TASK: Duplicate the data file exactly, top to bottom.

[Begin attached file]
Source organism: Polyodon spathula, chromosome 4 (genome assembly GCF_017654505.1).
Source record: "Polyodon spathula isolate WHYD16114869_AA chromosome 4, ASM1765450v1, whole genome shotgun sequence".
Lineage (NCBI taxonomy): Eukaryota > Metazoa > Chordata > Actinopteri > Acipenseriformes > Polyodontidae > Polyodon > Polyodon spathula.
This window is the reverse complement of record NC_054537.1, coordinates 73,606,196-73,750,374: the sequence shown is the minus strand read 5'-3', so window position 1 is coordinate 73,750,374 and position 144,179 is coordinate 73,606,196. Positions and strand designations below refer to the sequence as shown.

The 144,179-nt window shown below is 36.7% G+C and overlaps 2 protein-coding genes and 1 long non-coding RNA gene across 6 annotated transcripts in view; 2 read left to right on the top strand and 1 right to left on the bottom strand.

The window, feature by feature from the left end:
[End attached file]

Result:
Source organism: Polyodon spathula, chromosome 4 (genome assembly GCF_017654505.1).
Source record: "Polyodon spathula isolate WHYD16114869_AA chromosome 4, ASM1765450v1, whole genome shotgun sequence".
Lineage (NCBI taxonomy): Eukaryota > Metazoa > Chordata > Actinopteri > Acipenseriformes > Polyodontidae > Polyodon > Polyodon spathula.
This window is the reverse complement of record NC_054537.1, coordinates 73,606,196-73,750,374: the sequence shown is the minus strand read 5'-3', so window position 1 is coordinate 73,750,374 and position 144,179 is coordinate 73,606,196. Positions and strand designations below refer to the sequence as shown.

The 144,179-nt window shown below is 36.7% G+C and overlaps 2 protein-coding genes and 1 long non-coding RNA gene across 6 annotated transcripts in view; 2 read left to right on the top strand and 1 right to left on the bottom strand.

The window, feature by feature from the left end: